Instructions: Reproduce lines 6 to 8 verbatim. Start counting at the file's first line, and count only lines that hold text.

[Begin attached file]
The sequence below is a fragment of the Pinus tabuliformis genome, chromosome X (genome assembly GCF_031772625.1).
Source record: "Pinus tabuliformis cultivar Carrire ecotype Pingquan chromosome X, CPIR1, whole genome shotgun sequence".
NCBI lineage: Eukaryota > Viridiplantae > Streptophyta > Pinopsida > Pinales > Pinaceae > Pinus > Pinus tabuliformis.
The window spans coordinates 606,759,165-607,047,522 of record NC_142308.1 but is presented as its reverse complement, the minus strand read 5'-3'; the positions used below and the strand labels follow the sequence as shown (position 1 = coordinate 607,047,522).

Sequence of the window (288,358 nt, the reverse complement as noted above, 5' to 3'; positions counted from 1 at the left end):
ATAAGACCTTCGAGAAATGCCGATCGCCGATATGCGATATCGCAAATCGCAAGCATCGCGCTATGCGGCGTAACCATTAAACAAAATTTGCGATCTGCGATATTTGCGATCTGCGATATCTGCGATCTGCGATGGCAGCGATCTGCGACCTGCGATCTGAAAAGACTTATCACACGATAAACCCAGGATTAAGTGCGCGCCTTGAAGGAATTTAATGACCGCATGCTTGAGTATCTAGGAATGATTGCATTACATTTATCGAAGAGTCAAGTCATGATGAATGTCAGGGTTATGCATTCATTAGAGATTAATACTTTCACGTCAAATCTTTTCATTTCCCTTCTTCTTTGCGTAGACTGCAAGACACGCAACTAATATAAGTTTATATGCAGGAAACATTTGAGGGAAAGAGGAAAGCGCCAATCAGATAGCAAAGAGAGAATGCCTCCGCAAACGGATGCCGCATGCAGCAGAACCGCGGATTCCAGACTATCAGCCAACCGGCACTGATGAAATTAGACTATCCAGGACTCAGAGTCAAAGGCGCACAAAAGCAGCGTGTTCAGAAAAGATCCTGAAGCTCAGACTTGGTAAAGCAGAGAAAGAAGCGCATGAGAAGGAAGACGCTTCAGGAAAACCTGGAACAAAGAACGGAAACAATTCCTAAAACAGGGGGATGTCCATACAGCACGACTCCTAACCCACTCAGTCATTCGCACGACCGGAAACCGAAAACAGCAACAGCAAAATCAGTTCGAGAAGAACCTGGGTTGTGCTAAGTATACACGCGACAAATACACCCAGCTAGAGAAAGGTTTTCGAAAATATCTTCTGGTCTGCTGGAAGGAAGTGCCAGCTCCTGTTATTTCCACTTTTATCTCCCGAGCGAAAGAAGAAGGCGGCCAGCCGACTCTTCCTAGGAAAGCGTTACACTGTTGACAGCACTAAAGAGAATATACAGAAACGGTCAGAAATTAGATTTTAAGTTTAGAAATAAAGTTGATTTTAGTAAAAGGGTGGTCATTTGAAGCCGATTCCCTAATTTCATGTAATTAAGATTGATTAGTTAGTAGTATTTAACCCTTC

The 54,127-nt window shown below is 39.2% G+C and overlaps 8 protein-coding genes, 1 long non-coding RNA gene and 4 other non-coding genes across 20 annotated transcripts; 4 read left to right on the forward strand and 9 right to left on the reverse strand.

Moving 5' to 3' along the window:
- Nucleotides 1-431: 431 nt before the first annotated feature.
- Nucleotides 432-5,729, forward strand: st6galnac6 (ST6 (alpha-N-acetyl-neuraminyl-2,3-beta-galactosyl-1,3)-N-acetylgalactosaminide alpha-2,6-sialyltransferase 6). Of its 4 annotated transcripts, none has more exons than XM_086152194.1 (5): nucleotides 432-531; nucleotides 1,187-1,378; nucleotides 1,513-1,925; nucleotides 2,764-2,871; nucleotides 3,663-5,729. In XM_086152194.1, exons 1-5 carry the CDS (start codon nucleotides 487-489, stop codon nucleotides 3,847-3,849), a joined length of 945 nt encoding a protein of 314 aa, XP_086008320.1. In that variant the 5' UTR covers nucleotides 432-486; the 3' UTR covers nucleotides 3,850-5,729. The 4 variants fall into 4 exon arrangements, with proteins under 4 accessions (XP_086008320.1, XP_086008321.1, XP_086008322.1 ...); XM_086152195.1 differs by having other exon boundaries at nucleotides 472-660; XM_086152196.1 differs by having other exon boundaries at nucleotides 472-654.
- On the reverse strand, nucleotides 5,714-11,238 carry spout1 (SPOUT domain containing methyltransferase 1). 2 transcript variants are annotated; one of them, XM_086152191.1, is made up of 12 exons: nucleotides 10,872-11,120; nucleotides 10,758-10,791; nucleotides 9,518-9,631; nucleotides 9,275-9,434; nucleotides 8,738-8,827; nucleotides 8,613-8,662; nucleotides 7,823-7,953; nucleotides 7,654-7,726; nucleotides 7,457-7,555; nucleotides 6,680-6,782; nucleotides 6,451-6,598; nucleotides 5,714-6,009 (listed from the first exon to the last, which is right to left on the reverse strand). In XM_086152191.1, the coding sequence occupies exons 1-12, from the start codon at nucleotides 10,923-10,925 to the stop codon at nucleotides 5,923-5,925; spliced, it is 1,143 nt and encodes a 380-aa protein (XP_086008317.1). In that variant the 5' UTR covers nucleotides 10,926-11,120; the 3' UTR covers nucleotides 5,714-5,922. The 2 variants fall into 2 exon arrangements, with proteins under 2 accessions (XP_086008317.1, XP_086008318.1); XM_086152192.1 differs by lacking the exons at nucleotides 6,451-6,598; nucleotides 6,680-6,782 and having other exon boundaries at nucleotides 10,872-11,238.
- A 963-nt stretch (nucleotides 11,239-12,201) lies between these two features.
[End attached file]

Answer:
ATAAGACCTTCGAGAAATGCCGATCGCCGATATGCGATATCGCAAATCGCAAGCATCGCGCTATGCGGCGTAACCATTAAACAAAATTTGCGATCTGCGATATTTGCGATCTGCGATATCTGCGATCTGCGATGGCAGCGATCTGCGACCTGCGATCTGAAAAGACTTATCACACGATAAACCCAGGATTAAGTGCGCGCCTTGAAGGAATTTAATGACCGCATGCTTGAGTATCTAGGAATGATTGCATTACATTTATCGAAGAGTCAAGTCATGATGAATGTCAGGGTTATGCATTCATTAGAGATTAATACTTTCACGTCAAATCTTTTCATTTCCCTTCTTCTTTGCGTAGACTGCAAGACACGCAACTAATATAAGTTTATATGCAGGAAACATTTGAGGGAAAGAGGAAAGCGCCAATCAGATAGCAAAGAGAGAATGCCTCCGCAAACGGATGCCGCATGCAGCAGAACCGCGGATTCCAGACTATCAGCCAACCGGCACTGATGAAATTAGACTATCCAGGACTCAGAGTCAAAGGCGCACAAAAGCAGCGTGTTCAGAAAAGATCCTGAAGCTCAGACTTGGTAAAGCAGAGAAAGAAGCGCATGAGAAGGAAGACGCTTCAGGAAAACCTGGAACAAAGAACGGAAACAATTCCTAAAACAGGGGGATGTCCATACAGCACGACTCCTAACCCACTCAGTCATTCGCACGACCGGAAACCGAAAACAGCAACAGCAAAATCAGTTCGAGAAGAACCTGGGTTGTGCTAAGTATACACGCGACAAATACACCCAGCTAGAGAAAGGTTTTCGAAAATATCTTCTGGTCTGCTGGAAGGAAGTGCCAGCTCCTGTTATTTCCACTTTTATCTCCCGAGCGAAAGAAGAAGGCGGCCAGCCGACTCTTCCTAGGAAAGCGTTACACTGTTGACAGCACTAAAGAGAATATACAGAAACGGTCAGAAATTAGATTTTAAGTTTAGAAATAAAGTTGATTTTAGTAAAAGGGTGGTCATTTGAAGCCGATTCCCTAATTTCATGTAATTAAGATTGATTAGTTAGTAGTATTTAACCCTTC

The 54,127-nt window shown below is 39.2% G+C and overlaps 8 protein-coding genes, 1 long non-coding RNA gene and 4 other non-coding genes across 20 annotated transcripts; 4 read left to right on the forward strand and 9 right to left on the reverse strand.

Moving 5' to 3' along the window: